Each year the school has three, 12-week-long classes with an average of 20 students per class — nine to 12 aircrews, meaning pilots (think Maverick) and weapon system officers (think Goose), and an additional four to six adversary students and airborne intercept control students.
Graduates stay on staff at Fallon or head to one of two other schools located at NAS Oceana, Virginia Beach, or NAS Lemoore, California, where they will serve as strike fighter tactics instructors (SFTI), teaching fleet aircrew specialty warfighting tactics. Adversary and airborne intercept students go back to their squadrons and ships where they serve as subject matter experts.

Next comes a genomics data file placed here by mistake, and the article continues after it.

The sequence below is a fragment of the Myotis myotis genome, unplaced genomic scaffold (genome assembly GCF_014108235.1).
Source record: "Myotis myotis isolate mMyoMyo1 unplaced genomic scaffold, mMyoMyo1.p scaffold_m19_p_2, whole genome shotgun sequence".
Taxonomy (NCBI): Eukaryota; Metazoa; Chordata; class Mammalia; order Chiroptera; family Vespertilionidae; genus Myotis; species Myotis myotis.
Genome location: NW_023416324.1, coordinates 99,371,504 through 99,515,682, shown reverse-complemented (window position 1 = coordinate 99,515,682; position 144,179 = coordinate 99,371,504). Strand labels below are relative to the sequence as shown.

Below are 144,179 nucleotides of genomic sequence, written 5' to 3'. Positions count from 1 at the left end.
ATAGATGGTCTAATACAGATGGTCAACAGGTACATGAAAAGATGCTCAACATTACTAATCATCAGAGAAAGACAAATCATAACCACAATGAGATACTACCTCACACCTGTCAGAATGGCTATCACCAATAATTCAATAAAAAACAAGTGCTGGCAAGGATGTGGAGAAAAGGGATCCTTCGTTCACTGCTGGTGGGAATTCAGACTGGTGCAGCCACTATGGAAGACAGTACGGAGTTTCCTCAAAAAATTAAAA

TOPGUN Instructor Lt. Graham “BONES” Stapleton said the course is both a marathon and a sprint in terms of pace.
“You’re kind of running. It’s an absolute marathon that you’re running pretty damn fast.”
Just like in the movie, the TOPGUN debrief is famous for being meticulously tedious, and according to Gibbons and Stapleton, it can be one of the most stressful parts of the student’s experience.
“Can I pull out the mistakes that I made in the flight? And then can I teach those mistakes and understand conceptually how I can get better?” Stapleton said.
A typical day for students involves practicing your brief, briefing, flying, and debriefing. Early the next morning, it’s time to wake up and do it all again.
“And then before you go to bed that night, you lie awake thinking, ‘How can I get better? How can I improve my performance in the aircraft?’ So it’s a constant,” Stapleton said.